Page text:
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Diversity and Inclusion By Design

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Diversity and Inclusion By Design

August 25, 2020
Multicultural group of people linking arms in a group

Though executives tend to think—and want to believe—they’re hiring and promoting fairly, bias still creeps into their decisions. They may use ambiguous criteria that amplify unconscious biases such as conformity and personal similarity bias which has an impact on recruitment, mentoring, and promotions.

Companies should invest in change because discrimination dampens performance. It is estimated that companies with more culturally and ethnically diverse executive teams are 33% more likely to see better-than-average profits. It is also estimated that a 1% rise in gender and cultural diversity corresponds to a 3% and 9% increase in sales revenue, respectively. 

In order to successfully change, companies need to leverage both quantitative and qualitative tools to ensure diversity and fair practices. 

On the quantitative side, many organizations are turning to people analytics, which aspires to replace gut decisions with data-driven ones. Firms may lack data on marginalized groups in their data sets. However, there are things employers can do to supplement a small sample size by drawing on industry or sector data.  

On the qualitative side, it is important for companies to learn from what’s happening in other companies, deeply examining the experiences of individuals who work for them and talking with them to gather critical information, to provide qualitative insights. Many companies feel ill-prepared to conduct qualitative research around inclusion. Employees may be hesitant to give feedback and point out deficiencies for fear of repercussions.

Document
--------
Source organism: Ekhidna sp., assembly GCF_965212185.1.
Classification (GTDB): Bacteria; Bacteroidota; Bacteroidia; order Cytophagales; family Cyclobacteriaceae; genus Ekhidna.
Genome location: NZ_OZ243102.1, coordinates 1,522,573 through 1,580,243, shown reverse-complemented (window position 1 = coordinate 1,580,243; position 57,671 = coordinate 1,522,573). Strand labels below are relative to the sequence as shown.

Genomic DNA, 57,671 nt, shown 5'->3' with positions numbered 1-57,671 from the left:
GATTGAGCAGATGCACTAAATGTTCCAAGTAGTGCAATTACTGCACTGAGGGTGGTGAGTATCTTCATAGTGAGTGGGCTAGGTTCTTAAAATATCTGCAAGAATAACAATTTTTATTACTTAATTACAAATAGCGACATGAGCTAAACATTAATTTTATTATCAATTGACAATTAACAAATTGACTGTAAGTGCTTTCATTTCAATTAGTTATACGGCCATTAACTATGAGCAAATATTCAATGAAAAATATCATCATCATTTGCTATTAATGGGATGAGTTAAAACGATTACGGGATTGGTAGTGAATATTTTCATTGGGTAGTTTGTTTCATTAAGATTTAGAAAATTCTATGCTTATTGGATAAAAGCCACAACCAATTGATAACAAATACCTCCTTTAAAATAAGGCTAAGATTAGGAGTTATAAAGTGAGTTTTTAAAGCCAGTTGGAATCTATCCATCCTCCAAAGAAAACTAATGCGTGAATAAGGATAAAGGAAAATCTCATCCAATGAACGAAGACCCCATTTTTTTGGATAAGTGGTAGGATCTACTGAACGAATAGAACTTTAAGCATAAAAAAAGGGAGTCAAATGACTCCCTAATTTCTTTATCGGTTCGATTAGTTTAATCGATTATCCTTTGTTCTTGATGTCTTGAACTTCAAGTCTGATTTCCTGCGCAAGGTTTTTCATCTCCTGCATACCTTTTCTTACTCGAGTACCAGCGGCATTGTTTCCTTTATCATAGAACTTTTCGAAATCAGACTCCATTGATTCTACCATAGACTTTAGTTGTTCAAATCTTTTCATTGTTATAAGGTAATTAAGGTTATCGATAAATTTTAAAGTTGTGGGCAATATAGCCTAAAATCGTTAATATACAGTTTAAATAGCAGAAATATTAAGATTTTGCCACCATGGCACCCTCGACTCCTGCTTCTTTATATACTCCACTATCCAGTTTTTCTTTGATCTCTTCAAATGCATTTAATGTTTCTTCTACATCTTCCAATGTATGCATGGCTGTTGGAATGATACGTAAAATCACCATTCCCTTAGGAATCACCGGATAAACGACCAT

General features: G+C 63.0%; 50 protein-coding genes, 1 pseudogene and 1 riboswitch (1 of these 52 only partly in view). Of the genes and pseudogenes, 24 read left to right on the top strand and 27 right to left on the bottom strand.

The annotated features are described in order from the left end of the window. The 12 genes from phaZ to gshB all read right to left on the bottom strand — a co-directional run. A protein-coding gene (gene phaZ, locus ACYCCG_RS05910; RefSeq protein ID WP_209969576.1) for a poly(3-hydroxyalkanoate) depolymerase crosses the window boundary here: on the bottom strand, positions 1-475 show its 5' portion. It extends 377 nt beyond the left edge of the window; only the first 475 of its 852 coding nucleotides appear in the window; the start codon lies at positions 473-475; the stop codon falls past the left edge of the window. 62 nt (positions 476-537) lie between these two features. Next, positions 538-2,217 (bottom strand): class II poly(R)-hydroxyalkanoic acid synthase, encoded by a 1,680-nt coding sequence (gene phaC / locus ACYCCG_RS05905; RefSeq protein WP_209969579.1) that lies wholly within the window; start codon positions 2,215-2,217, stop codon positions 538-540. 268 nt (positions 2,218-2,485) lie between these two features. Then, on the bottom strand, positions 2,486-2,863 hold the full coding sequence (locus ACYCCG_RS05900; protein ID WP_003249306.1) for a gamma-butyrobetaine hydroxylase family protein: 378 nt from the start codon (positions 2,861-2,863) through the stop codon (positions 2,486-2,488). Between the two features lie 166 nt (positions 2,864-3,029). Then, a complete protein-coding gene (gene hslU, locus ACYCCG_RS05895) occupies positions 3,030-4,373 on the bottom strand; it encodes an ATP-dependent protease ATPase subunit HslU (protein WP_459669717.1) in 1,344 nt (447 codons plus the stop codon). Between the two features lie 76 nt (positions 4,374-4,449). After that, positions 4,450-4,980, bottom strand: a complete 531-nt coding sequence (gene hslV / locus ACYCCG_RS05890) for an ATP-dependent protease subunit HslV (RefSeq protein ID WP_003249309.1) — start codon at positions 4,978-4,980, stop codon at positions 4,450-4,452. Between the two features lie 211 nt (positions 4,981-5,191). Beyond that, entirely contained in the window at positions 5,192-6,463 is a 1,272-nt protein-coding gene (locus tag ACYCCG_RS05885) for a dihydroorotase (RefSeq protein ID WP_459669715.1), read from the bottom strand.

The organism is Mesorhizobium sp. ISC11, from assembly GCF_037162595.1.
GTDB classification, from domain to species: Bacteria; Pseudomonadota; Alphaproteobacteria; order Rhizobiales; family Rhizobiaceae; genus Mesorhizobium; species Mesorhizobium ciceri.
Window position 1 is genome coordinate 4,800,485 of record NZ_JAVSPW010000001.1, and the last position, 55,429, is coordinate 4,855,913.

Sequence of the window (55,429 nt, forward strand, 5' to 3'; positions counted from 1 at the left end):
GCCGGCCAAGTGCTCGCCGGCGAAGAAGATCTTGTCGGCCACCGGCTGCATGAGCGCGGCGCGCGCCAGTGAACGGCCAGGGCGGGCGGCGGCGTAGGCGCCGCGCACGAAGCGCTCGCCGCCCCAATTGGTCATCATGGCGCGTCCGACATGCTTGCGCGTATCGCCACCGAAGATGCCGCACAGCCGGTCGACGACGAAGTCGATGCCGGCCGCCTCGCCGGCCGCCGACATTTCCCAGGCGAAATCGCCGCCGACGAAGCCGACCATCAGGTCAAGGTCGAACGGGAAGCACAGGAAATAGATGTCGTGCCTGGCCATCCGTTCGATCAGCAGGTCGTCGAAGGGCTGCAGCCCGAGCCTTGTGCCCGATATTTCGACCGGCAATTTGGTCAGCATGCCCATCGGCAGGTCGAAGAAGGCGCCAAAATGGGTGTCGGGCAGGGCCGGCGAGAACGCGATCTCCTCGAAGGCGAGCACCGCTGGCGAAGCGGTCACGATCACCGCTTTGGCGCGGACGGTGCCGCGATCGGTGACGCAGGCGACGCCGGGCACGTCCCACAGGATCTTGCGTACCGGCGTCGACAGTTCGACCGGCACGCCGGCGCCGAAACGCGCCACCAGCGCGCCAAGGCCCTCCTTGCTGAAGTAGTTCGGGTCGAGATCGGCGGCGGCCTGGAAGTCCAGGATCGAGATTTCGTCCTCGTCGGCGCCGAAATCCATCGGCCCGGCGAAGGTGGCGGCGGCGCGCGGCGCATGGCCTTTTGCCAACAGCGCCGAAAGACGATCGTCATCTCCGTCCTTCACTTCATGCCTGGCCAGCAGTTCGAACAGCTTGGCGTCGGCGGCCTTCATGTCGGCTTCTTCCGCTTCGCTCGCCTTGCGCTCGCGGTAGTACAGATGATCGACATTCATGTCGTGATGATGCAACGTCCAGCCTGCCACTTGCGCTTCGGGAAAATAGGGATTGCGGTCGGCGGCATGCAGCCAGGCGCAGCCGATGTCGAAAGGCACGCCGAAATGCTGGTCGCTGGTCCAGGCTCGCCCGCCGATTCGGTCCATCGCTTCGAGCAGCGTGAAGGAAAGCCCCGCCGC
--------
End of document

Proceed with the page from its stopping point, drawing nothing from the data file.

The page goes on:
Design thinking tools and methods can prove to be an effective way to overcome those barriers. Using techniques such as clash pairs and outlier scenario design will encourage the larger group to design in a collaborative way, easing the pressure on individuals to speak for a representative group and paving the path for change. 

By starting with the numbers and then looking at the larger context beyond the numbers, diving deeper into qualitative insights, using design thinking tools to enable the collaborative design of the future, companies will have a better chance of improving diversity and inclusion.

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